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Brain. 2019 Jun 1;142(6):1751-1766. doi: 10.1093/brain/awz116.

Differentiation of mild cognitive impairment using an entorhinal cortex-based test of virtual reality navigation.

Author information

1
Department of Clinical Neurosciences, University of Cambridge, Cambridge, UK.
2
Institute of Cognitive Neuroscience, University College London, London, UK.
3
Department of Electrical Engineering, University College London, London, UK.
4
MRC Cognition and Brain Sciences Unit, and Department of Psychiatry, University of Cambridge, UK.
5
Department of Clinical, Educational and Health Psychology, University College London, London, UK.

Abstract

The entorhinal cortex is one of the first regions to exhibit neurodegeneration in Alzheimer's disease, and as such identification of entorhinal cortex dysfunction may aid detection of the disease in its earliest stages. Extensive evidence demonstrates that the entorhinal cortex is critically implicated in navigation underpinned by the firing of spatially modulated neurons. This study tested the hypothesis that entorhinal-based navigation is impaired in pre-dementia Alzheimer's disease. Forty-five patients with mild cognitive impairment (26 with CSF Alzheimer's disease biomarker data: 12 biomarker-positive and 14 biomarker-negative) and 41 healthy control participants undertook an immersive virtual reality path integration test, as a measure of entorhinal-based navigation. Behavioural performance was correlated with MRI measures of entorhinal cortex volume, and the classification accuracy of the path integration task was compared with a battery of cognitive tests considered sensitive and specific for early Alzheimer's disease. Biomarker-positive patients exhibited larger errors in the navigation task than biomarker-negative patients, whose performance did not significantly differ from controls participants. Path-integration performance correlated with Alzheimer's disease molecular pathology, with levels of CSF amyloid-β and total tau contributing independently to distance error. Path integration errors were negatively correlated with the volumes of the total entorhinal cortex and of its posteromedial subdivision. The path integration task demonstrated higher diagnostic sensitivity and specificity for differentiating biomarker positive versus negative patients (area under the curve = 0.90) than was achieved by the best of the cognitive tests (area under the curve = 0.57). This study demonstrates that an entorhinal cortex-based virtual reality navigation task can differentiate patients with mild cognitive impairment at low and high risk of developing dementia, with classification accuracy superior to reference cognitive tests considered to be highly sensitive to early Alzheimer's disease. This study provides evidence that navigation tasks may aid early diagnosis of Alzheimer's disease, and the basis of this in animal cellular and behavioural studies provides the opportunity to answer the unmet need for translatable outcome measures for comparing treatment effect across preclinical and clinical trial phases of future anti-Alzheimer's drugs.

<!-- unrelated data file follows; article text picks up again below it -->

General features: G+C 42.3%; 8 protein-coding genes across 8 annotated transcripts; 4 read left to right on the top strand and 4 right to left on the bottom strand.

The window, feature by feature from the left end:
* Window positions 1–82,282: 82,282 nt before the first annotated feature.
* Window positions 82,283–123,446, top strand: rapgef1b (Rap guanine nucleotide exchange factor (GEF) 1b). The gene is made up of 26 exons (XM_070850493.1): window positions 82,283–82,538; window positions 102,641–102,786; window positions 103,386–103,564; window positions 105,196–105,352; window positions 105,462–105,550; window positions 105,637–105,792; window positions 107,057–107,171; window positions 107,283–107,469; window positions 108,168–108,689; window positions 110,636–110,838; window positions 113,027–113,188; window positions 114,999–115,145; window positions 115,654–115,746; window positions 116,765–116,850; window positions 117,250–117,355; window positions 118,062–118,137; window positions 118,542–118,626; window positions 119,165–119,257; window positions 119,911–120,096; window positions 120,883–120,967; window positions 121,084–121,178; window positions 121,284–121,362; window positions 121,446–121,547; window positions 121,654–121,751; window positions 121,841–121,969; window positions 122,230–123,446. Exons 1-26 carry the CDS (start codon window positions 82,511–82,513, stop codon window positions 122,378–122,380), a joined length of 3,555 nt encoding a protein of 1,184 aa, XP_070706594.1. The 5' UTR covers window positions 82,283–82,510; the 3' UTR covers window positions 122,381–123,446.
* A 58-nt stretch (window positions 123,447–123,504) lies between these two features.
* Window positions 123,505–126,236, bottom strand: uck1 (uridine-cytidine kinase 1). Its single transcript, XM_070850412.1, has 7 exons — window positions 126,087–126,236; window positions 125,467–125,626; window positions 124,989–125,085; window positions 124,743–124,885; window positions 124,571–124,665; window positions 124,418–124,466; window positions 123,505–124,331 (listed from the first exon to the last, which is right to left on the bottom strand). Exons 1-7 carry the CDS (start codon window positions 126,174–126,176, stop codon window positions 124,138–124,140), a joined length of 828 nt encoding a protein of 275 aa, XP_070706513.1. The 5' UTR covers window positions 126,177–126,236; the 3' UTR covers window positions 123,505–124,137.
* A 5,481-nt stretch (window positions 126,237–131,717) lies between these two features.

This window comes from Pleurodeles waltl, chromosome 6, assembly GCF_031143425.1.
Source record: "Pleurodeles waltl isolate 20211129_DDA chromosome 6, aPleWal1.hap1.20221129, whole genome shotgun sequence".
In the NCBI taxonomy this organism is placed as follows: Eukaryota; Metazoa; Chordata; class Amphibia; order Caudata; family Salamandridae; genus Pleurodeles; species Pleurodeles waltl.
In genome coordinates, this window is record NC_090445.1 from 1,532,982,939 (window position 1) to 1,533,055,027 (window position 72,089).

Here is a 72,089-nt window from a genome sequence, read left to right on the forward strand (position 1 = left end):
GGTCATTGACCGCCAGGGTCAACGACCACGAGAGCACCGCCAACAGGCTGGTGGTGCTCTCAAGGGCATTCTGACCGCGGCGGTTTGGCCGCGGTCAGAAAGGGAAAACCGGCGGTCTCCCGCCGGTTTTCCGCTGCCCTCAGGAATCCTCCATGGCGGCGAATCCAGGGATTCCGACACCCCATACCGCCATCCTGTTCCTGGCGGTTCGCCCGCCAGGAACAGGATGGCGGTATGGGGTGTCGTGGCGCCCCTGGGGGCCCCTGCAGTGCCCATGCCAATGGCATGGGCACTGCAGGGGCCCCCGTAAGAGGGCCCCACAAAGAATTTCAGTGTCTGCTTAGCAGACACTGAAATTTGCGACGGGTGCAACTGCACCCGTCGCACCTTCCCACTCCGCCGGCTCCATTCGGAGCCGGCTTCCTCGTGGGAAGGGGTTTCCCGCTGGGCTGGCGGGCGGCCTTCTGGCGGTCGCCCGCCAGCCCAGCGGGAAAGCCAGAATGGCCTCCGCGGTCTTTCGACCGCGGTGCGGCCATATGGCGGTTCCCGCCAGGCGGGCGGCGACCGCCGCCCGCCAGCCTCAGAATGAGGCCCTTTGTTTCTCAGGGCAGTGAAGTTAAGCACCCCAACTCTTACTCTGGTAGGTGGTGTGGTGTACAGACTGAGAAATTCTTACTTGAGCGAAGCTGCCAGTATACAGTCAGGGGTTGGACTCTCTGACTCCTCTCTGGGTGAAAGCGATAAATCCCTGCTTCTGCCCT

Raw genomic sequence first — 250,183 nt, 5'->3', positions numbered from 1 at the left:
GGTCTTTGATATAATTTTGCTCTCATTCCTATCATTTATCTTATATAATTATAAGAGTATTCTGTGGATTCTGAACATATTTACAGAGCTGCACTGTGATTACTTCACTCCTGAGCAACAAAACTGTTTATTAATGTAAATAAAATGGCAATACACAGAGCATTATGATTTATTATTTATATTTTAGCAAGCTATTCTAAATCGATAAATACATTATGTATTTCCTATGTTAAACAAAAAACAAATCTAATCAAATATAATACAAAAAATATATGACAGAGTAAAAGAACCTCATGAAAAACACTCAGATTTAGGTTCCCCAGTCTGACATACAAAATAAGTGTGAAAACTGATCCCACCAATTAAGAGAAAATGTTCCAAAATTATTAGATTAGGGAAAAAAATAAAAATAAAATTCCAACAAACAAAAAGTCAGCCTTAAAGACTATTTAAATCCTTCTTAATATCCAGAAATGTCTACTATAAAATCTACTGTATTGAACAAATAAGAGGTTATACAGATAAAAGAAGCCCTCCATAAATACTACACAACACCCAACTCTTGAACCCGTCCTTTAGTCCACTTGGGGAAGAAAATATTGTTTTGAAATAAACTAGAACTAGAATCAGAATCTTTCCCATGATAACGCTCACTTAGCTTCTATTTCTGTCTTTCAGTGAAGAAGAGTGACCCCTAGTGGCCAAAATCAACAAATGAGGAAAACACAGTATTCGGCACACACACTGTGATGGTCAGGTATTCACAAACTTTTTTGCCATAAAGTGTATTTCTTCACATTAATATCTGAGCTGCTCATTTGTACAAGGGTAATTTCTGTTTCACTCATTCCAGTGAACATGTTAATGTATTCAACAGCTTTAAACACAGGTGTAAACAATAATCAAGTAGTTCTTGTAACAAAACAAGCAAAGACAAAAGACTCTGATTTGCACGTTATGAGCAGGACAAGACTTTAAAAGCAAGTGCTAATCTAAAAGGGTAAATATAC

KEYWORDS:

Alzheimer’s disease; entorhinal cortex; mild cognitive impairment; path integration; virtual reality

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